2. Students work collaboratively to record their responses to the first question. 
  3. After about 3-4 minutes, students get up and move to the next 'station'. 
  4. Then, students read what the previous group has written, and adds their own ideas to the first question. If they feel they can, they move to the second question on their new sheet. 
  5. This cycle continues until the teacher feels the students all have shared enough ideas and they have a good understanding of the topic.
  6. Then come together as a classroom to have a conversation about what they can remember about each value.

Class discussion of the values 

Students' suggestions of values
Since it was the first time using these class values, we also had a discussion about their general thoughts on each value, as well as values that they felt were also really important. It was interesting that some students felt like commitment was not that important, as it could be tied into responsibility and effort. Students also spoke about Attitude, Respect, Perseverance and Courage. I was very proud of my students for being able to think critically and come up with additional values that could be used in our classroom. As a side note, students will soon come up with a response to the values and propose the addition of Courage into our school values (which I think is awesome!).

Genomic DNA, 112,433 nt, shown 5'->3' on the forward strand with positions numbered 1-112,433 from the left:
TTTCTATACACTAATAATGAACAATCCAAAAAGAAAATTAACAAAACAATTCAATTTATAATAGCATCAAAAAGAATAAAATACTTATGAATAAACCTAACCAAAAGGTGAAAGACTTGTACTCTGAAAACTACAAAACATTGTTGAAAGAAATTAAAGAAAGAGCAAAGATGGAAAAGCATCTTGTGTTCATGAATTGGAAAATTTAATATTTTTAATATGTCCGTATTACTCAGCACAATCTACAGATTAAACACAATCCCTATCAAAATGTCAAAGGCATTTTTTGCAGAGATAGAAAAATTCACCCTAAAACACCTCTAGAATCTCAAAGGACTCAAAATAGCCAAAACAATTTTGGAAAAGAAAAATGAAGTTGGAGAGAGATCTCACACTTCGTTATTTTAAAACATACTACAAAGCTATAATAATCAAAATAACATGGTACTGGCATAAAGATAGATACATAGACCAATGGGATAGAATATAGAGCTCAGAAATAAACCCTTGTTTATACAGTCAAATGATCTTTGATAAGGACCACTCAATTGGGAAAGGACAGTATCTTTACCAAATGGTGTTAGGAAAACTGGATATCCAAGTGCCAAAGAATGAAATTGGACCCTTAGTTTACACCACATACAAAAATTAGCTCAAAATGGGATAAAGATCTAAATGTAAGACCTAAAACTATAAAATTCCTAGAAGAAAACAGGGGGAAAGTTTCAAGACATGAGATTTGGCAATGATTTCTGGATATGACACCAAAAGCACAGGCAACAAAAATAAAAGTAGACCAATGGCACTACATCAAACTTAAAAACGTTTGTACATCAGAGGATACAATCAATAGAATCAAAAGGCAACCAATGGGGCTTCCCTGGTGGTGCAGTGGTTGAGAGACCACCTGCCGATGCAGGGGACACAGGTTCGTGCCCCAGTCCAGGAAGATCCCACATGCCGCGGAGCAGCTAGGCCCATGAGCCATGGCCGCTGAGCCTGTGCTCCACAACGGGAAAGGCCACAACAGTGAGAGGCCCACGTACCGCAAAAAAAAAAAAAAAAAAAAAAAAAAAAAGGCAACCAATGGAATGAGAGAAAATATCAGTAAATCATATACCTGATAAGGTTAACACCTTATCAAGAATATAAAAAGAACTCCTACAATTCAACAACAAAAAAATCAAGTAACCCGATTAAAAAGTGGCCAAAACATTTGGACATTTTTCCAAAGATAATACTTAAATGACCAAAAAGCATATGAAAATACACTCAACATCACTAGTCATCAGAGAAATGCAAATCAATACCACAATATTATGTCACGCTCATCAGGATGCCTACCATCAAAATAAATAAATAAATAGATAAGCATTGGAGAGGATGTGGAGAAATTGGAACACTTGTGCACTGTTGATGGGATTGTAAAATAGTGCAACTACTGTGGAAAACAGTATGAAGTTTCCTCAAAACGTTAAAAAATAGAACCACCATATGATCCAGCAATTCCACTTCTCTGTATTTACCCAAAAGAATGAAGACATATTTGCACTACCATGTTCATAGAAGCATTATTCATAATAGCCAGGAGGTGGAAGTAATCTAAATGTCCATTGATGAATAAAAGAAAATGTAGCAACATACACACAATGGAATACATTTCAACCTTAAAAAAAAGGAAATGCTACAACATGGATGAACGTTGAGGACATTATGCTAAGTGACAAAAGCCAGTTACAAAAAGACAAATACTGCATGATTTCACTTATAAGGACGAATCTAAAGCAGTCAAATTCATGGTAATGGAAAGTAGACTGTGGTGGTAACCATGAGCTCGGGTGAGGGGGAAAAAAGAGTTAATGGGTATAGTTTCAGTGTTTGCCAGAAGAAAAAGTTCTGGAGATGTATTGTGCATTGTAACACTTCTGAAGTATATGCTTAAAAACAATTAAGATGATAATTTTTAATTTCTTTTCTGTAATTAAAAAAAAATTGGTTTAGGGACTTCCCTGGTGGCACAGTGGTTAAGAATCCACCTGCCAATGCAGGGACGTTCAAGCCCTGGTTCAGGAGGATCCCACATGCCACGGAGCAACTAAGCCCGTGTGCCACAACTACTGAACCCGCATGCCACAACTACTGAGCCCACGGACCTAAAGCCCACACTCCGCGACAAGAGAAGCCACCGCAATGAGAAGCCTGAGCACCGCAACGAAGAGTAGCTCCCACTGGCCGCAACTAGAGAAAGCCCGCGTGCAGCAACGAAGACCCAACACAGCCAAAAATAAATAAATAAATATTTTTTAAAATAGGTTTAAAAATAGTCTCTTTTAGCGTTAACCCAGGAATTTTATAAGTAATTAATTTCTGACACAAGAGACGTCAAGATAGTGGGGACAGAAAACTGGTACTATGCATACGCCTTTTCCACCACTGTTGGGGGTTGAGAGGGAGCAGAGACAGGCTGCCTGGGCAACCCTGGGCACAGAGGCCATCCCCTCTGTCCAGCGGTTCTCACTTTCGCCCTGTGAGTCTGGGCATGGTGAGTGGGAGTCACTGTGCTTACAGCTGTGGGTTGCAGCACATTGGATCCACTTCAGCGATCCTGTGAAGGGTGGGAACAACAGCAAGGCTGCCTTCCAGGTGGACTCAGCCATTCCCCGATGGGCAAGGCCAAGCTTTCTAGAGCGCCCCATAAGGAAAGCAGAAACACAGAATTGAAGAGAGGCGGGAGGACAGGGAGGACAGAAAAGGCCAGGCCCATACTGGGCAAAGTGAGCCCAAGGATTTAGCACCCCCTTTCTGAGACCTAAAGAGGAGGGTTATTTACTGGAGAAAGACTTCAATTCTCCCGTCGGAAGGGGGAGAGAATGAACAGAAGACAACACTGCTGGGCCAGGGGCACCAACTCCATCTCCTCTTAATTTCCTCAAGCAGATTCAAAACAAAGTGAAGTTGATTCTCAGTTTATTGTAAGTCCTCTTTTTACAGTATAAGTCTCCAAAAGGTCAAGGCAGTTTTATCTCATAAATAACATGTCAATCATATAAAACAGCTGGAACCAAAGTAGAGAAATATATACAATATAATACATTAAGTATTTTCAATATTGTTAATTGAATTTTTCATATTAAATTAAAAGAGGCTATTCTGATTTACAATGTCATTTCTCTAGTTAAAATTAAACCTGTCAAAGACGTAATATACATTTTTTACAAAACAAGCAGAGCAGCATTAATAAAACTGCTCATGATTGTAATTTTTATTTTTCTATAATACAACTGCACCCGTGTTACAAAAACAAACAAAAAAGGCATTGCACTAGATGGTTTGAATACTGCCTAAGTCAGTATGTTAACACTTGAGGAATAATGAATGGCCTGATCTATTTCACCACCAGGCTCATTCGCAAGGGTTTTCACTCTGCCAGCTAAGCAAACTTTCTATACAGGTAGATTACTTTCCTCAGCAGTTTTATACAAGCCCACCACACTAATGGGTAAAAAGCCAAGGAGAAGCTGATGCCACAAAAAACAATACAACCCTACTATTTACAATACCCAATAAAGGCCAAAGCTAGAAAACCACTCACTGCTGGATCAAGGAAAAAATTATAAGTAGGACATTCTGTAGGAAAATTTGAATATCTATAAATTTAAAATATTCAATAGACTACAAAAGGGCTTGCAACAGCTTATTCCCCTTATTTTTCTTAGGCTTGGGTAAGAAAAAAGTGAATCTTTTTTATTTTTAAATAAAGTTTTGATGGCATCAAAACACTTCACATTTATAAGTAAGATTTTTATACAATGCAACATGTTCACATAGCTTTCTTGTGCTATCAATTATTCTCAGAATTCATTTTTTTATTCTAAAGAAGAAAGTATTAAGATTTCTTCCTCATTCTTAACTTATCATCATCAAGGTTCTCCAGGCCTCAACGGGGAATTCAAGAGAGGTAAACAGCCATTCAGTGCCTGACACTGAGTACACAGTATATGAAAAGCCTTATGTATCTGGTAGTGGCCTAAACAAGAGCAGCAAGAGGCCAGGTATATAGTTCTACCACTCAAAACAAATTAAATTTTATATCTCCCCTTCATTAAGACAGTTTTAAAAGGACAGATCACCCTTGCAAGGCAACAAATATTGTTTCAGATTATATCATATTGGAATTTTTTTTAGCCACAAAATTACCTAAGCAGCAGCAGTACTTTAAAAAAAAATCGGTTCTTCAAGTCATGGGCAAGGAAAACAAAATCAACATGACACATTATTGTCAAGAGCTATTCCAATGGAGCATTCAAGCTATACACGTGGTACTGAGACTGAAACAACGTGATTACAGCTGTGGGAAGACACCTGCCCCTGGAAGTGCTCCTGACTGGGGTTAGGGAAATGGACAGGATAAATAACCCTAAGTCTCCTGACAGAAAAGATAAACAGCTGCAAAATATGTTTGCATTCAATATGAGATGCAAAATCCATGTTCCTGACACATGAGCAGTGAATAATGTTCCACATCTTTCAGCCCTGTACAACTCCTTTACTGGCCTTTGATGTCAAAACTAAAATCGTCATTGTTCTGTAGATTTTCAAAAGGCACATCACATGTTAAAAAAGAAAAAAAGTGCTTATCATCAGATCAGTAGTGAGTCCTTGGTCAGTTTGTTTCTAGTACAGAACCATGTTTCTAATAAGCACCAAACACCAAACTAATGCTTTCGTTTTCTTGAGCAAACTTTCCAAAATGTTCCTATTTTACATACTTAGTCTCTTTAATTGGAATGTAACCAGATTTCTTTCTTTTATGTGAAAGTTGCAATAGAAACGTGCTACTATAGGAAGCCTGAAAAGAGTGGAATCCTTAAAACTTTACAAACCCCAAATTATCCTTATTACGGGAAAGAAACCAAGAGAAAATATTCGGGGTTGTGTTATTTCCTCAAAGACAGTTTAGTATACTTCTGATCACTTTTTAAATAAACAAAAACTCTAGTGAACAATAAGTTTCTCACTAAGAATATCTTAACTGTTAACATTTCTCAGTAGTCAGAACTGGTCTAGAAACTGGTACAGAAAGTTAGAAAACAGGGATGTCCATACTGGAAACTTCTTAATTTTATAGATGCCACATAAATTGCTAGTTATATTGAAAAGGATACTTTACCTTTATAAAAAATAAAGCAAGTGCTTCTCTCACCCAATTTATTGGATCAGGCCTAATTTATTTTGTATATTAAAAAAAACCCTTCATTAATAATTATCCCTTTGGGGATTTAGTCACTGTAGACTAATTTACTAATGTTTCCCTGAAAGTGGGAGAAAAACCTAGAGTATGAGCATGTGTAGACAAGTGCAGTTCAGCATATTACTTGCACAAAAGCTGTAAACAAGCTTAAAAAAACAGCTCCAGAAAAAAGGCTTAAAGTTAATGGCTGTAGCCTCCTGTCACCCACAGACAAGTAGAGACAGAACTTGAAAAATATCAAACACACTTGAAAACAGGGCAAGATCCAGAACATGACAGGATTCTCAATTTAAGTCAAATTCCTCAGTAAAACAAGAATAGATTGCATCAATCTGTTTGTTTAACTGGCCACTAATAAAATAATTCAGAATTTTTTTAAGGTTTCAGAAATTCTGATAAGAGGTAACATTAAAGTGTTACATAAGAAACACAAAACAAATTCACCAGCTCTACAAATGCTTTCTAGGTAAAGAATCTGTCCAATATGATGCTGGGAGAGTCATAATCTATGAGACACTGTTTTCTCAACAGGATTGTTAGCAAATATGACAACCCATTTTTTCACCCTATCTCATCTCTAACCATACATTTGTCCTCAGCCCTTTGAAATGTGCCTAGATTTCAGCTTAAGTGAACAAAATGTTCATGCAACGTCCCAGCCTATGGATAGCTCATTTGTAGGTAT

What does each value 'look' like?

After the bus stop activity, the class came together to think about how we could show our school values in the classroom. Students had to share their ideas on a collaborative Padlet, which was displayed on our Activboard. For this task, I let students work in peers. I explained that students would need these ideas for the next task.

Made with Padlet

Walking the walk

Next, in groups of around 6, students were tasked with staging photographs which showed the students using each value. I also told them that they could edit them with speech and thought bubbles to make each value clear.

Some of my students photos to show our school values

Creating a DLO